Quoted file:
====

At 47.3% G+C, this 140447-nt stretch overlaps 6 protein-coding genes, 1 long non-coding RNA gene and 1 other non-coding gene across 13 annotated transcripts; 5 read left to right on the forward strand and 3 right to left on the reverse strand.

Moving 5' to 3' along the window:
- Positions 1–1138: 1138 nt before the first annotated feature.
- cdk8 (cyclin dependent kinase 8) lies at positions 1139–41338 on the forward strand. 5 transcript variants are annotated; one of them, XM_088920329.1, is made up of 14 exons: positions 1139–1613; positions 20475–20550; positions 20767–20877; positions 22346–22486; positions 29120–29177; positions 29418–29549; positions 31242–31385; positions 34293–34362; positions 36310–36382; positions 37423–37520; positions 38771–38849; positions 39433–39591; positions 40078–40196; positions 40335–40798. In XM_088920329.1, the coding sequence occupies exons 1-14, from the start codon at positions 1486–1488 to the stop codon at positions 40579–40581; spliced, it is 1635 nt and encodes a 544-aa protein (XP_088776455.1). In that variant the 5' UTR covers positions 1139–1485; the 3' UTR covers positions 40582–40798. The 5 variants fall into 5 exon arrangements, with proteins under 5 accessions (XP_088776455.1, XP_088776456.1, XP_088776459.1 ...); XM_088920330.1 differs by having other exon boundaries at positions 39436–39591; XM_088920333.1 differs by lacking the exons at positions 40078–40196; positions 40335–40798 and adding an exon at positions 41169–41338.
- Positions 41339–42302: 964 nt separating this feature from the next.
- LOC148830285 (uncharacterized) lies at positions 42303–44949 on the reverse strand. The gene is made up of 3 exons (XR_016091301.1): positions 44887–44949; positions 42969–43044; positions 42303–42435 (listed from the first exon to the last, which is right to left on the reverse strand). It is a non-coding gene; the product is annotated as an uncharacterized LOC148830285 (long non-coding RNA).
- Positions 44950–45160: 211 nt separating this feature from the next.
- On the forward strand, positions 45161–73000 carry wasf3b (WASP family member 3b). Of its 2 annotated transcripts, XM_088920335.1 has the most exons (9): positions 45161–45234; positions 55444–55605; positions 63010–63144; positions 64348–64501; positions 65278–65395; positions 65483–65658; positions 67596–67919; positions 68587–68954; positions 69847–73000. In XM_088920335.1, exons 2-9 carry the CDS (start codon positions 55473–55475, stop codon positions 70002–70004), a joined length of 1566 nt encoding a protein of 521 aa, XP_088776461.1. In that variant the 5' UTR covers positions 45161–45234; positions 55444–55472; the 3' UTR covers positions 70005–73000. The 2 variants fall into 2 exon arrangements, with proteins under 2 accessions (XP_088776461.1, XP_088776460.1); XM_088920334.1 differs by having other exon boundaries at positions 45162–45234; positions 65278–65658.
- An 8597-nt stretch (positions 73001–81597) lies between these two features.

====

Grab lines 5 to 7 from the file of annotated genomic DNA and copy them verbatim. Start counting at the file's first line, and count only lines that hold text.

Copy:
- Positions 41339–42302: 964 nt separating this feature from the next.
- LOC148830285 (uncharacterized) lies at positions 42303–44949 on the reverse strand. The gene is made up of 3 exons (XR_016091301.1): positions 44887–44949; positions 42969–43044; positions 42303–42435 (listed from the first exon to the last, which is right to left on the reverse strand). It is a non-coding gene; the product is annotated as an uncharacterized LOC148830285 (long non-coding RNA).
- Positions 44950–45160: 211 nt separating this feature from the next.